The in-vivo study of bone graft incorporation has traditionally used a segmental diaphyseal bone defect. This model reliably produces a nonunion, but is complicated by graft instability and altered limb loading stresses. The authors discuss the advantages of a defect-in-continuity canine femur model which produces a more consistent union with fewer mechanical complications despite the absence of fixation. This proposed model permits analysis of radiographic, histologic and biomechanical data which are more applicable to the usual clinical setting in which bone graft is required.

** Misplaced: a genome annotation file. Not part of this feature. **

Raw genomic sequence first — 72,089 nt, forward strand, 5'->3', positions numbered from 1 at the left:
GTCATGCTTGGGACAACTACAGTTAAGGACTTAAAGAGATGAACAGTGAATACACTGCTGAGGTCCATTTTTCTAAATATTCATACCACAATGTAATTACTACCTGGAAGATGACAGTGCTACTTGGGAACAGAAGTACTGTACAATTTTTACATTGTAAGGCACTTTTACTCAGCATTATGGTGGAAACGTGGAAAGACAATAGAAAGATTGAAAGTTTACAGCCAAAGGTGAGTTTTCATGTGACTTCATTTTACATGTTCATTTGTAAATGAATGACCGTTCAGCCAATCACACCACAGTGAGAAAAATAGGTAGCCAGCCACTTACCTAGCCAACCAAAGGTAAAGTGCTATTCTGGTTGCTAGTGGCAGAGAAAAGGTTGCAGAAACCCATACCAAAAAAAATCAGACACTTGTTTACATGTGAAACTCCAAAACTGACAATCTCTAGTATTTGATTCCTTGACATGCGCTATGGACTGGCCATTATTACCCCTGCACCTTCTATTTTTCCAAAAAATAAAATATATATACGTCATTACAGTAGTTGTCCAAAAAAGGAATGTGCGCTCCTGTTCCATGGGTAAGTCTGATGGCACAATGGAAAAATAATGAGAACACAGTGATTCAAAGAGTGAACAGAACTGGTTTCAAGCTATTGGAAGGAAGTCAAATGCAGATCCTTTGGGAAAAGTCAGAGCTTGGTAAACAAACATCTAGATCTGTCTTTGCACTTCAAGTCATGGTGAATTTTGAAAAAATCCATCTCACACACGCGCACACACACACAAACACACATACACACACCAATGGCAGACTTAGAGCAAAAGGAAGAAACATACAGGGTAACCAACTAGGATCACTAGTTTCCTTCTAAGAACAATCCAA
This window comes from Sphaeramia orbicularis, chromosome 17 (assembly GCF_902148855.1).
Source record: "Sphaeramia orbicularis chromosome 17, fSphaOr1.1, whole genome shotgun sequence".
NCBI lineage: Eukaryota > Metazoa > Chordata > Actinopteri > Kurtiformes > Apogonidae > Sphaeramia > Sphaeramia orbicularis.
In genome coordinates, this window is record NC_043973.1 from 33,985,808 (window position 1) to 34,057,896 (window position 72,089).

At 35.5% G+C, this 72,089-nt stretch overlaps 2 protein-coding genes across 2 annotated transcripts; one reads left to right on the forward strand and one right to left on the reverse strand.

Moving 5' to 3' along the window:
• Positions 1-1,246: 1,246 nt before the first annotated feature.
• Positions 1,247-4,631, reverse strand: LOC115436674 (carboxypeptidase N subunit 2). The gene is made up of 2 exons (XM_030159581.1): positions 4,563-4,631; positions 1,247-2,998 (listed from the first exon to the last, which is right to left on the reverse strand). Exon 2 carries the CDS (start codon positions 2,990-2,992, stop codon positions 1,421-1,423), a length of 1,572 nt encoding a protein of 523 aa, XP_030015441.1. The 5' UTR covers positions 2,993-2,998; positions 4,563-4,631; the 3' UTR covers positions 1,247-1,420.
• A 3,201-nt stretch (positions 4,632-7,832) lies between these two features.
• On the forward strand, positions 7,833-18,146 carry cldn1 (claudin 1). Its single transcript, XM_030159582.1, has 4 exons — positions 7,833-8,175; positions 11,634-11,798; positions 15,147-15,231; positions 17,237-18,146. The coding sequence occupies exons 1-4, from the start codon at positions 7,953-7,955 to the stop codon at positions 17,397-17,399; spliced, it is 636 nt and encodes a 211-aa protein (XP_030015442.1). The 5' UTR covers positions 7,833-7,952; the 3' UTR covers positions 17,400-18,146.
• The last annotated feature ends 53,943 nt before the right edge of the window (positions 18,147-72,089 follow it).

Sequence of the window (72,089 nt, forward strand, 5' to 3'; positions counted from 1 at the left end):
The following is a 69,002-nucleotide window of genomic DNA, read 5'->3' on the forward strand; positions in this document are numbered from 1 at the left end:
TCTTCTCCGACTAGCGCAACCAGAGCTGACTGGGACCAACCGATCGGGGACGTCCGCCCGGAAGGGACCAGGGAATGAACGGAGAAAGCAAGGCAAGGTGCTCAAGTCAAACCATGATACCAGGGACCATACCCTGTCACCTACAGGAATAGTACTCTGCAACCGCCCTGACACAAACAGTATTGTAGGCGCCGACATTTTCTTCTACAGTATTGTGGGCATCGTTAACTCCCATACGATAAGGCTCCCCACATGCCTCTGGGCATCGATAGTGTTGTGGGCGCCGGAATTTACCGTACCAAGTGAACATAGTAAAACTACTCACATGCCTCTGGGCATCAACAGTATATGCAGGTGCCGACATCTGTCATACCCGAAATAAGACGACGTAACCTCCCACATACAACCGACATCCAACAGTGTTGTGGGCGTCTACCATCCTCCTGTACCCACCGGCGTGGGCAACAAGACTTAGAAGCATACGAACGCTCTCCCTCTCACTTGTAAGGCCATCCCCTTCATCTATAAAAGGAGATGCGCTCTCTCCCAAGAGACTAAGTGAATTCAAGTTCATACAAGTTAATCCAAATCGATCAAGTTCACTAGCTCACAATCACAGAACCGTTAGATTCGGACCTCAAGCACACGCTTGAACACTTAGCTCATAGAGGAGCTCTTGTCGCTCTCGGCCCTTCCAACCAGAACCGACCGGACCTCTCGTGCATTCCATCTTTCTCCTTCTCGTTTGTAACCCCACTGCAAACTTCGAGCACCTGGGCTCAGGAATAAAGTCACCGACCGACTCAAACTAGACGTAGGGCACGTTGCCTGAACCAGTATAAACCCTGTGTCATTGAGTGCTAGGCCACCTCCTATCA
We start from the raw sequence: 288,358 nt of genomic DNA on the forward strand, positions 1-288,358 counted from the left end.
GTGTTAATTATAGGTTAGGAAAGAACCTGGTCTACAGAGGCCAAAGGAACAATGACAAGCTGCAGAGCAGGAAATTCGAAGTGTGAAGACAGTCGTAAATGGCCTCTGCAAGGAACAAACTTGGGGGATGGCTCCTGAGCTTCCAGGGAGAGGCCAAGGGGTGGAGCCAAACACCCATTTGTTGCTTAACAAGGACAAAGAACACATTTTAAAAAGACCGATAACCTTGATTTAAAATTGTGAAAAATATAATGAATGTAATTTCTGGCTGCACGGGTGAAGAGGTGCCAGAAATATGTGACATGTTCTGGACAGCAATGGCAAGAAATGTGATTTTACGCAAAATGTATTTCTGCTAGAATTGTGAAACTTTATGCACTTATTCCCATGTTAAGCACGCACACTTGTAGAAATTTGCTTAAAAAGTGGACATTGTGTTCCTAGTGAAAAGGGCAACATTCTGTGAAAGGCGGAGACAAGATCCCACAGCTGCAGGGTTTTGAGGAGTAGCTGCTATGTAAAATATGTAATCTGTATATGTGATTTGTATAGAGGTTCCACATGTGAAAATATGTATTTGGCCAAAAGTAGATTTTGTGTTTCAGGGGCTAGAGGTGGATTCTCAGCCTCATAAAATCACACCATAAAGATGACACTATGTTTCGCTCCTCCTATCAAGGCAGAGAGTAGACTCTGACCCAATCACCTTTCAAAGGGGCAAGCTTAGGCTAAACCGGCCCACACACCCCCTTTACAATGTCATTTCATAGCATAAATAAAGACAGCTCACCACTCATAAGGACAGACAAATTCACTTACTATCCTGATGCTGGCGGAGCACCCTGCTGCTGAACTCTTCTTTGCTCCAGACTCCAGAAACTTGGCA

|Number of pages
|Yale Journal of Biology and Medicine
|Published - Jan 1 1994
ASJC Scopus subject areas
- General Biochemistry, Genetics and Molecular Biology